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February 22, 2018, Adrian, Michigan – This summer, when Adrian Dominican Sisters and Co-workers enjoy their cool rooms and offices, they might be further comforted in knowing that the air-cooling system is also helping the environment – and taking the Congregation a step further in its sustainability plan.
By April, a new, more energy-efficient chiller system is expected to be completely operational. The system will cool the buildings through water cooled by ice manufactured by the chiller during times of less demand. Manufacturing the ice during the off-peak period realizes a significant savings over making ice during the daytime hours, when the costs per kilowatt hour are significantly higher.
Sister Corinne Sanders, OP, Adrian Dominican Sisters Director of Sustainability, and Joel Henricks, Director of the Motherhouse Facility and Grounds Department, took time recently to explain the former heating and cooling system and the new system.
“The bottom line is, we’re replacing two old chillers with one new chiller that creates ice during the night to save large electrical costs during the day,” Joel said. The chiller acts as a thermal storage system, which, like a battery, creates and stores the energy – in this case, cool air – during the off-peak time of the day to be used during the hottest periods of the day, when the electricity would cost more. Read a detailed explanation of energy storage.
The former system involved three chillers – one large, air-cooled chiller that ran constantly to serve the needs of the Maria and Weber Center buildings, and two water-cooled chillers, which worked only in the warmer months to serve the Regina residence building and the Madden Hall, which houses administrative offices. In the colder months, the Regina and Madden buildings were heated with a boiler.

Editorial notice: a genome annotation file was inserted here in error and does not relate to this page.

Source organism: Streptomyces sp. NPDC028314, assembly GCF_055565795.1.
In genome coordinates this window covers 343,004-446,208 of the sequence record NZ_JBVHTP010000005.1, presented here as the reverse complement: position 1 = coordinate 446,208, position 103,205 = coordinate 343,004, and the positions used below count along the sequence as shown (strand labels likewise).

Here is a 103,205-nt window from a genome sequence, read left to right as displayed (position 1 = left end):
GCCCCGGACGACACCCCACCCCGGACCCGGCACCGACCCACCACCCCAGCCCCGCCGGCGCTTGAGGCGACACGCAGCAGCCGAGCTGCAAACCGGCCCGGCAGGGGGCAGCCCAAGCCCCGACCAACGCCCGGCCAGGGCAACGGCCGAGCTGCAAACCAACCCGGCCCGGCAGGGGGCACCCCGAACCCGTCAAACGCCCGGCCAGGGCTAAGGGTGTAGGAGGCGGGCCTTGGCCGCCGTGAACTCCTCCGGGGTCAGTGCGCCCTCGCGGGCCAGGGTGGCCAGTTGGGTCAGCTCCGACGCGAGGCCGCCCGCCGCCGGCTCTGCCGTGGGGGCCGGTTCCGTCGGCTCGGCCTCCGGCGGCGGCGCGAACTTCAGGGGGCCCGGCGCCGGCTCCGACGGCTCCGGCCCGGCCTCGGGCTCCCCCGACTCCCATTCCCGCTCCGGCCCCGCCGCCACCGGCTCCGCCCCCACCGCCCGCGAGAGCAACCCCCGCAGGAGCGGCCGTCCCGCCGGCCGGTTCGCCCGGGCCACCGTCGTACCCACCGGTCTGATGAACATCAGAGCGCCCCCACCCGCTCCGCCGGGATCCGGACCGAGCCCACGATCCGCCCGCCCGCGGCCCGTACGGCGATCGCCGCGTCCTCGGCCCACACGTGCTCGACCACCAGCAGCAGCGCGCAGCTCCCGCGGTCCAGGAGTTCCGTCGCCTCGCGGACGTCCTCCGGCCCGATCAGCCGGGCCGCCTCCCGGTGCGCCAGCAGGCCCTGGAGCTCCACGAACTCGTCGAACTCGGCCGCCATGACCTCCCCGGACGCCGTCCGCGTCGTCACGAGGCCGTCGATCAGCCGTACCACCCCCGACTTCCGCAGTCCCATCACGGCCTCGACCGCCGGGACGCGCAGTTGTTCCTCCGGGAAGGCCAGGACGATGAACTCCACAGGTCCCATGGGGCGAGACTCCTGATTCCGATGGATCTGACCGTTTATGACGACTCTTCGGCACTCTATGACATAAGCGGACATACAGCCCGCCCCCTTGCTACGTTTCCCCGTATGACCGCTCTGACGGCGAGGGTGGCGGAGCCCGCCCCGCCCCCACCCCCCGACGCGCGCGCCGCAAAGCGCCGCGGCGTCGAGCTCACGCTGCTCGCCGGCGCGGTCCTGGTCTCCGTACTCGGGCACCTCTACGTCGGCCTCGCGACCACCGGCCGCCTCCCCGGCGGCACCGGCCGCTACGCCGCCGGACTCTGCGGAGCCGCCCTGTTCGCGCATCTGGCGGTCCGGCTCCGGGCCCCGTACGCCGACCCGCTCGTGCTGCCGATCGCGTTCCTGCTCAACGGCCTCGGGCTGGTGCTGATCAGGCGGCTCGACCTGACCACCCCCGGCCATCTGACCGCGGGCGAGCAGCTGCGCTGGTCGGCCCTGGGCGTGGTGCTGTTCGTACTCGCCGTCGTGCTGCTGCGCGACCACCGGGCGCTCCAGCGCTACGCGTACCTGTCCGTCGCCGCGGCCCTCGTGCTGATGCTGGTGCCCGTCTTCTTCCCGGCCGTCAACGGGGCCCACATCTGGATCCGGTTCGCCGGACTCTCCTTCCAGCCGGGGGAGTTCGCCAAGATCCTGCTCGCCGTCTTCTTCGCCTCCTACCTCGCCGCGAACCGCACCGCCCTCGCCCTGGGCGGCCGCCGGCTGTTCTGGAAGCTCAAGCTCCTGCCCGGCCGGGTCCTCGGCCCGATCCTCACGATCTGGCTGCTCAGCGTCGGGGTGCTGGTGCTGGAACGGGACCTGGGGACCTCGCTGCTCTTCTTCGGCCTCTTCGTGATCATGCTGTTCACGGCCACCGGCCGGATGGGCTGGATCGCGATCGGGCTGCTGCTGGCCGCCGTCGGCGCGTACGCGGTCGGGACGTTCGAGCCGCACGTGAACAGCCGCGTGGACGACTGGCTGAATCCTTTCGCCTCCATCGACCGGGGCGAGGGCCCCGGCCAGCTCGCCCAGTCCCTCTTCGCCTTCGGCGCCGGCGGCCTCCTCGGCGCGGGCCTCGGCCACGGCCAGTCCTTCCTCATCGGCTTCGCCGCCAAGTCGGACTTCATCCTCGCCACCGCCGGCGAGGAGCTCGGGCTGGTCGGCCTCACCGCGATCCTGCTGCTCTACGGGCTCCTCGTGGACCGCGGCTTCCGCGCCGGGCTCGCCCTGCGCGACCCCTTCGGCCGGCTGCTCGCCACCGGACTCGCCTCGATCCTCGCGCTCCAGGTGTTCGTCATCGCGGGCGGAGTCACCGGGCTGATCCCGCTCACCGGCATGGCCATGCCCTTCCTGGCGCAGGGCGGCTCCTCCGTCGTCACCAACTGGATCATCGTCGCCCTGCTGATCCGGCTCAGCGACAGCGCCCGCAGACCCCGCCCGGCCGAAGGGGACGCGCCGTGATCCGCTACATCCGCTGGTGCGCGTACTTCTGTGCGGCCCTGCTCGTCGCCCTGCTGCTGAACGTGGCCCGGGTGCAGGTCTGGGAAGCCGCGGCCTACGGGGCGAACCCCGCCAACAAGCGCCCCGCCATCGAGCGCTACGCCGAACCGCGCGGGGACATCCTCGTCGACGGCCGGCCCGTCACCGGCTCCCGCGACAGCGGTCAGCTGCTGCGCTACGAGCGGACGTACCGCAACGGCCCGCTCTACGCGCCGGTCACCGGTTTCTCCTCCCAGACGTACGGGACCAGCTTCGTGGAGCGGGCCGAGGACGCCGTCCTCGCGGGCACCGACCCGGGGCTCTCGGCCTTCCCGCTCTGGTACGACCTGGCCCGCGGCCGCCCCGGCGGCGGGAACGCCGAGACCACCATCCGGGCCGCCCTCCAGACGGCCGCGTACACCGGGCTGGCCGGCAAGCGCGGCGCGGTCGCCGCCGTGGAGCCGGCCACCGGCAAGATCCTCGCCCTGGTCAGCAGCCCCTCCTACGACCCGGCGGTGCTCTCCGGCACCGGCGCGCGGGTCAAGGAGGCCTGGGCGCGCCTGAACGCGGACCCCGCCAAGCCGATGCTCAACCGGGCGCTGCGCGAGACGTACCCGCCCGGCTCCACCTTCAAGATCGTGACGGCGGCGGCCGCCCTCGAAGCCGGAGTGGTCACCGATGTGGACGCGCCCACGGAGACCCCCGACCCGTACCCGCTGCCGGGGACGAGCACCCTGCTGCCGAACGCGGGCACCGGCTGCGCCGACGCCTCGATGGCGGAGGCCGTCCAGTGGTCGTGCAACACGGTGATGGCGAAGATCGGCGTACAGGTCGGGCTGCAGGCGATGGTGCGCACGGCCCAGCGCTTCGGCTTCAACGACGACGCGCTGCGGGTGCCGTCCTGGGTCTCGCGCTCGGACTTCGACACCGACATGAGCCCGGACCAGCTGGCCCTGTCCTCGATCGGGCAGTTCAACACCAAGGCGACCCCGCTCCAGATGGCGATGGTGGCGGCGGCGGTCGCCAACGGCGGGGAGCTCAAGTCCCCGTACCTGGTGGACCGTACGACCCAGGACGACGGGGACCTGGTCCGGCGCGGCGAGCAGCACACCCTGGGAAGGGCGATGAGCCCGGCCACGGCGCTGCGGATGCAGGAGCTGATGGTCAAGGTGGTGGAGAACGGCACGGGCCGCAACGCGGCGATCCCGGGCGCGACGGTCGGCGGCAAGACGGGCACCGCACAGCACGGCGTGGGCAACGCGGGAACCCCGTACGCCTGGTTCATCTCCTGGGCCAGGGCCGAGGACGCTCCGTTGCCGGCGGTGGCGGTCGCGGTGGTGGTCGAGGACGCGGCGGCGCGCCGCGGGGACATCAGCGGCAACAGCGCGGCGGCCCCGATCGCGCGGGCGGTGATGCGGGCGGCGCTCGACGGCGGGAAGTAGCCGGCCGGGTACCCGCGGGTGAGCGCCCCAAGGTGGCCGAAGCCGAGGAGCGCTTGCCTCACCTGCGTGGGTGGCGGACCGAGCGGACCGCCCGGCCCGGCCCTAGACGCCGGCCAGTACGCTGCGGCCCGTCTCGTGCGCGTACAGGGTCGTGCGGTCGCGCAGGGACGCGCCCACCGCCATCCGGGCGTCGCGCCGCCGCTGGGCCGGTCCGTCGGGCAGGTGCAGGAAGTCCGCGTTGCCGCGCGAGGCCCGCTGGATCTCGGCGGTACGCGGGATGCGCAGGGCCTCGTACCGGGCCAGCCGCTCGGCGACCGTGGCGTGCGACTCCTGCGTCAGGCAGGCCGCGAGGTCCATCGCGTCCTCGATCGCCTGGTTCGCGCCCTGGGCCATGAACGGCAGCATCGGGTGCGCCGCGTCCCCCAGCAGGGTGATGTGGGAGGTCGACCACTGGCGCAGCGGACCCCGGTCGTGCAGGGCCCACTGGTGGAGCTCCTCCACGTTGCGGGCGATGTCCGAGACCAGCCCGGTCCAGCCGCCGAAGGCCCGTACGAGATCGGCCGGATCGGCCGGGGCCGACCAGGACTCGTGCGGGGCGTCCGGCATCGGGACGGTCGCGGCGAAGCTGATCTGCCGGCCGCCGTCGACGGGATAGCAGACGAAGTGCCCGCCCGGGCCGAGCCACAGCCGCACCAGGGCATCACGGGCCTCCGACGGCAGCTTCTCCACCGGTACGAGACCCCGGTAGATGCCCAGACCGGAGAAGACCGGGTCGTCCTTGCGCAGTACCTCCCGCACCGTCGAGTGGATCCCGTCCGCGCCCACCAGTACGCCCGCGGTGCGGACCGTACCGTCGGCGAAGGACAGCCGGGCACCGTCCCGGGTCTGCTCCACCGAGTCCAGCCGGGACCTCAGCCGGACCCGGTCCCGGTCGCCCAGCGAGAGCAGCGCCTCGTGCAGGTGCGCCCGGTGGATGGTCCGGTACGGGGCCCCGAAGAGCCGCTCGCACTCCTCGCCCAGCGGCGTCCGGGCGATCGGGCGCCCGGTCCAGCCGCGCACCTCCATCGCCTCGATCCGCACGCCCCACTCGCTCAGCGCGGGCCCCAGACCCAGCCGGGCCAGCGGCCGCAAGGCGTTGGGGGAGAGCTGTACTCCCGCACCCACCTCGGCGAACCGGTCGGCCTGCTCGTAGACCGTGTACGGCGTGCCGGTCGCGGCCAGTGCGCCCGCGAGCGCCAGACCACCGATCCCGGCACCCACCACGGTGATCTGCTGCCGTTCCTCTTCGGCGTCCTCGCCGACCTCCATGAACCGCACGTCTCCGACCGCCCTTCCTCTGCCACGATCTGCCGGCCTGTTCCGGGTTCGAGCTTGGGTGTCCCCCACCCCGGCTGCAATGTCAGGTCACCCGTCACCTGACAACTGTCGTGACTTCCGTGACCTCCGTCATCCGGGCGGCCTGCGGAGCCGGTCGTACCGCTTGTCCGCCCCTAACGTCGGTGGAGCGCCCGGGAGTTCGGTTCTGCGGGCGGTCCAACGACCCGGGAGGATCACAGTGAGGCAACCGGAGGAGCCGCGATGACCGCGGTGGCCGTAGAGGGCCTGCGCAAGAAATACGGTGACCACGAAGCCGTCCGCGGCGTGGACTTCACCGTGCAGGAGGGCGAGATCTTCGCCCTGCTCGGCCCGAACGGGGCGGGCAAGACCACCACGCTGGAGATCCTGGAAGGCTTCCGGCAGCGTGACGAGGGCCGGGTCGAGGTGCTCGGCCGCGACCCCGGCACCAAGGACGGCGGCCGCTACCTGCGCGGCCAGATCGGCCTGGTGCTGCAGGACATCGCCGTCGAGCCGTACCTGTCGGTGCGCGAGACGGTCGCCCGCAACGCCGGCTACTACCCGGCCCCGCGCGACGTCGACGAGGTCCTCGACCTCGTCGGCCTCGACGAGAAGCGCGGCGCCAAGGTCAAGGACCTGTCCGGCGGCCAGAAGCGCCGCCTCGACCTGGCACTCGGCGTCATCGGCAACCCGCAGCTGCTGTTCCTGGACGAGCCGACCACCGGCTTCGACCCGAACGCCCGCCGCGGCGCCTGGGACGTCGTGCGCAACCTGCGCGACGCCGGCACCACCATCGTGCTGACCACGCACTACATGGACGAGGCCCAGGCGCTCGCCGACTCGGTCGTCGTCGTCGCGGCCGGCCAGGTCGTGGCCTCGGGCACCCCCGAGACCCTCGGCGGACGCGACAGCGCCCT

Heating and cooling for Regina and Madden were handled by two pipes, one to push the heated or cooled water to the buildings and one to return the water back to the chiller or boiler. This caused some problems when the weather changed, Joel explained, because of the complexity of changing from the boiler to the chiller – and because of the natural time it takes for water to cool down or heat up.
Joel said the water-cooled chillers were 27 years old, at the point of having to be rebuilt or replaced. This gave the Motherhouse the opportunity to opt for a more environmentally friendly and efficient system, Joel said. The old water-cooled chillers made use of the R22 refrigerant, which the Environmental Protection Agency (EPA) determined depletes the ozone, adding to global climate change. “The new units are made with a more environmentally friendly refrigerant – 134A,” he added.
Work on the chiller project began in December and is expected to be complete in April, Joel said. The work was contracted through Adrian Mechanical, which has worked with subcontractors such as Krieghoff-Lenawee.
This summer, while the boiler is offline, it will be made more sustainable through a stack economizer, Joel said. Currently, he explained, the boilers blow off 350-degree air as an exhaust. “A big heat load is wasted and blown off into the atmosphere,” he explained. “The new system puts another heat exchanger in the exhaust stack to pull the exhaust heat out and use it to heat water.” Currently, water is heated through use of steamers. The new system will be more efficient and will reduce the use of fossil fuel, Joel said.
The work on the chillers is one of the projects recommended in a 2017 meeting on ways to make the Adrian Dominican Sisters Motherhouse Campus more sustainable. The meeting was in response to one of the Adrian Dominican Congregation’s 2016 General Chapter Enactments, to “sacrifice to mitigate significantly our impact on climate change and ecological degradation.”
November 2, 2017, Seattle, Washington – Sister Judy Byron, OP, explains in a Global Sisters Report article the efforts of investors to make corporations aware of the need to take the human right for water into account in their decisions and practices. Sister Judy, Director of the Northwest Coalition for Responsible Investment, notes the impact that several shareholders, such as religious communities, can have when they work together to call attention to social justice issues such as the human right to water. Read the Global Sisters Report article by Soli Salgado.